Members of the GOP in the House and Senate on Friday harshly criticized President Joe Biden for creating a commission tasked with exploring reforms to the Supreme Court.
"The president spent most of his campaign playing coy on the issue, but has now admitted from the safety of a four-year term that he views the judiciary as 'out of whack,'" McConnell said. "This faux-academic study of a non-existent problem fits squarely within liberals' years-long campaign to politicize the court, intimidate its members and subvert its independence."
Republicans characterized the move as a preamble to the Democrats' effort to add seats to the Supreme Court and erase the conservative majority established on the bench with three appointments by former President Donald Trump. The practice is often referred to as "court-packing."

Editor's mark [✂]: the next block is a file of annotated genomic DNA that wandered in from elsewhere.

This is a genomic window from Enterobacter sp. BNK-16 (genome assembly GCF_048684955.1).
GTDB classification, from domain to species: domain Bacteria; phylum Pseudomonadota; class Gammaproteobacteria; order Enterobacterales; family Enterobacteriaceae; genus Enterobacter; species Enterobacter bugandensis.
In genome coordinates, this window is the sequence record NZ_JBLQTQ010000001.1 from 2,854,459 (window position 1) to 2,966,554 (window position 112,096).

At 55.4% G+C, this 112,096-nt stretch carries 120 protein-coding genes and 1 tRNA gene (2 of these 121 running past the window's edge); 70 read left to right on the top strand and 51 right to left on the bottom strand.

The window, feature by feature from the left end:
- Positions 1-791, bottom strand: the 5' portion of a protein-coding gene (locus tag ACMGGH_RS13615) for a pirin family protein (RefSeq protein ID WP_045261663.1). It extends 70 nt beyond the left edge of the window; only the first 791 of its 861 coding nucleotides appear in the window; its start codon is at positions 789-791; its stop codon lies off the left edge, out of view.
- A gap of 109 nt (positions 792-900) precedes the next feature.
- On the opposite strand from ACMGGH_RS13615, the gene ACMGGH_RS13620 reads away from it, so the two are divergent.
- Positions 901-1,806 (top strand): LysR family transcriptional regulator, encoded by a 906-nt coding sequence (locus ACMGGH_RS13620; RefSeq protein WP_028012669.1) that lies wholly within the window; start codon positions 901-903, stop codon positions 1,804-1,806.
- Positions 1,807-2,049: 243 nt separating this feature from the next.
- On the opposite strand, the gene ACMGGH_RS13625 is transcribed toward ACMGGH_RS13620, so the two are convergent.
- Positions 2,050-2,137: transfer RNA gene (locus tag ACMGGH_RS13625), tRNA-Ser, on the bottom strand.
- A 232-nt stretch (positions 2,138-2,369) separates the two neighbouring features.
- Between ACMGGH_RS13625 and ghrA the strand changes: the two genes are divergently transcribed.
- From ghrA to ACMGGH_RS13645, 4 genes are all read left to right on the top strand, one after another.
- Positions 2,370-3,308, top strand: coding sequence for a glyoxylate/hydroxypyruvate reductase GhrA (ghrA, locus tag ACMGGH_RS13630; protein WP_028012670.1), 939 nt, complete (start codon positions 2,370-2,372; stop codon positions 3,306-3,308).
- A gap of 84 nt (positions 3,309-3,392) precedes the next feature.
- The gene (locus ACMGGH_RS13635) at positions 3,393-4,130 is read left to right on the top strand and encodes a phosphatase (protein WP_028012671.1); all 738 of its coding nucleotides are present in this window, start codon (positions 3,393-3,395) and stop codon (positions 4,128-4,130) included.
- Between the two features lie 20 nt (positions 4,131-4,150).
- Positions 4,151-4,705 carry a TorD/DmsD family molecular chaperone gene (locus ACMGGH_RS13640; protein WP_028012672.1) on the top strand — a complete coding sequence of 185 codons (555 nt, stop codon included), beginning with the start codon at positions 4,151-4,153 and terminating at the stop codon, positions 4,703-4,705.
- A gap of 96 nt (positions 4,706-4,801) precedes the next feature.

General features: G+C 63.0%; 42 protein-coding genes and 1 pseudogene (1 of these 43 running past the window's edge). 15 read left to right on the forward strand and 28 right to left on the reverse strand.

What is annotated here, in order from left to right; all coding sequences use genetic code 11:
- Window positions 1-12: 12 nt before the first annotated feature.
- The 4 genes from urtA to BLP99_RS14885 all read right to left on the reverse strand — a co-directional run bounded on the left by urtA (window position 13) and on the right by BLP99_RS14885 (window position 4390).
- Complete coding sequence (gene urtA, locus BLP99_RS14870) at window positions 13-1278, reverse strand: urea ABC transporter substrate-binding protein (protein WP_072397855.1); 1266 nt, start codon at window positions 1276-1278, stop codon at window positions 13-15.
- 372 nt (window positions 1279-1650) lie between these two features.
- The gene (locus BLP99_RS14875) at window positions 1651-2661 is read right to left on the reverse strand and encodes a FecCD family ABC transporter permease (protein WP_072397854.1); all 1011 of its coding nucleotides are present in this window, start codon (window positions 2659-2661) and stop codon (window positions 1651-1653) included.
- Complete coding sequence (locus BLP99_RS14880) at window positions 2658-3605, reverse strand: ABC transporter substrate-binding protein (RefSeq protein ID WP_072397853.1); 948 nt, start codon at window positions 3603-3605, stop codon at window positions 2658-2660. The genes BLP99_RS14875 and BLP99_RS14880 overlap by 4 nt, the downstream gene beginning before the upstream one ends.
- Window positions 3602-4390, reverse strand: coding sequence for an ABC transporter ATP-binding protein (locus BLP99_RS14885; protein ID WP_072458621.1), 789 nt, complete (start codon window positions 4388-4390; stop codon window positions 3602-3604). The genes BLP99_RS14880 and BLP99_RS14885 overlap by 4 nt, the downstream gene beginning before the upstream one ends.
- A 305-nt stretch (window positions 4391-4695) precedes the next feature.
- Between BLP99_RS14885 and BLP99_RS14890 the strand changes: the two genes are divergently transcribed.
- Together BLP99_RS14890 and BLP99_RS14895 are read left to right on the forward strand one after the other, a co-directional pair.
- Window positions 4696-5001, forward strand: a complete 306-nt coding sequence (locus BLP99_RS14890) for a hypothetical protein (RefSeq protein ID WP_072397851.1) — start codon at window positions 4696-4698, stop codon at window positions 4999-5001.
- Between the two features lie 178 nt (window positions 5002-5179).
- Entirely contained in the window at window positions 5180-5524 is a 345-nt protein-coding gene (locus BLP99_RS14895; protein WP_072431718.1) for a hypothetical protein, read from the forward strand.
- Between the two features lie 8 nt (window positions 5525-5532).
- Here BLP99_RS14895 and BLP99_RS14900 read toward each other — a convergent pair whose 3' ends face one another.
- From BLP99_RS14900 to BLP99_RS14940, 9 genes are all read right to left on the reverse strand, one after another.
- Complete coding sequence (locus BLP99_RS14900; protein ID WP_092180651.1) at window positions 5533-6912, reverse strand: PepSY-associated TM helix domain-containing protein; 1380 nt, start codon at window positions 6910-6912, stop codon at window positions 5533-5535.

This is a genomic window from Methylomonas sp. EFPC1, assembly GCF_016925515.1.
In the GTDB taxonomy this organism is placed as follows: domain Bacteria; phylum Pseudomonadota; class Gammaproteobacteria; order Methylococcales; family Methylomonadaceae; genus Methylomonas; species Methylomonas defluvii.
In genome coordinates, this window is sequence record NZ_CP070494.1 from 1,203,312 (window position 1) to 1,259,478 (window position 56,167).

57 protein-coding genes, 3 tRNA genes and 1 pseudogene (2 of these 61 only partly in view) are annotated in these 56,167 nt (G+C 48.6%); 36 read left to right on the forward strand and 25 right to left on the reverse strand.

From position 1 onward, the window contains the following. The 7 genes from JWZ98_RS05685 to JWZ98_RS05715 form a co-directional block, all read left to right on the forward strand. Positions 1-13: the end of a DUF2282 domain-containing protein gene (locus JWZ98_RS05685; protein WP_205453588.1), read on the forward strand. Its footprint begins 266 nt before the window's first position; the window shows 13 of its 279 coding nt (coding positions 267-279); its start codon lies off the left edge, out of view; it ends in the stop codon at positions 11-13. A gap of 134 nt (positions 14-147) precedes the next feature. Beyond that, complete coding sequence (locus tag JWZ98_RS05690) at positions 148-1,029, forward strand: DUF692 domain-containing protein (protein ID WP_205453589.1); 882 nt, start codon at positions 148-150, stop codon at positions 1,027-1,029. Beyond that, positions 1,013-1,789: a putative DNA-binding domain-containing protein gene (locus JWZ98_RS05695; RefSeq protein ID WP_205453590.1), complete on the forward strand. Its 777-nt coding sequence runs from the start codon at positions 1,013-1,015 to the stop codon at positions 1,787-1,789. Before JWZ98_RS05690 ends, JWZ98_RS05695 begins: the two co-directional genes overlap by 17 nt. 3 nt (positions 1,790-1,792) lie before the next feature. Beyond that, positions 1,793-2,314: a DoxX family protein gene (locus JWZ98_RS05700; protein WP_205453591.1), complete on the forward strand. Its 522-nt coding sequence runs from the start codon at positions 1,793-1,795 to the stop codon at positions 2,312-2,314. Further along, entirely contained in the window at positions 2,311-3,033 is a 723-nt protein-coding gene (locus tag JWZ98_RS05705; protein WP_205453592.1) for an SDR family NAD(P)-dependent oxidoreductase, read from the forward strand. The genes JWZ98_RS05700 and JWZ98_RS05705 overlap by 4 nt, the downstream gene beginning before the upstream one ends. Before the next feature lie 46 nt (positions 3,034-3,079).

The size of the Supreme Court bench has varied over the years. The size of the bench grew to 10 members, the highest in U.S. history, in 1863. The number returned to nine justices in 1869 and has remained so since.
During the vice-presidential debate last year, then-Vice President Mike Pence repeatedly pressed Sen. Kamala Harris (D-Calif.) on whether the Biden administration would pack the court. Harris never answered the question.
Biden created the SCOTUS commission amid an ongoing discussion among Senate Democrats about ending the legislative filibuster, a distinguishing feature of the U.S. Senate that promotes bipartisanship. Both sides have weakened the filibuster by doing away with the practice for presidential nominees.
The filibuster discussion has faded to the background in recent days after the Senate parliamentarian affirmed that Democrats can pass more than one reconciliation measure this year. Reconciliation is a process for bypassing the filibuster. The reconciliation procedure has never been used to pass more than one bill in a budget year.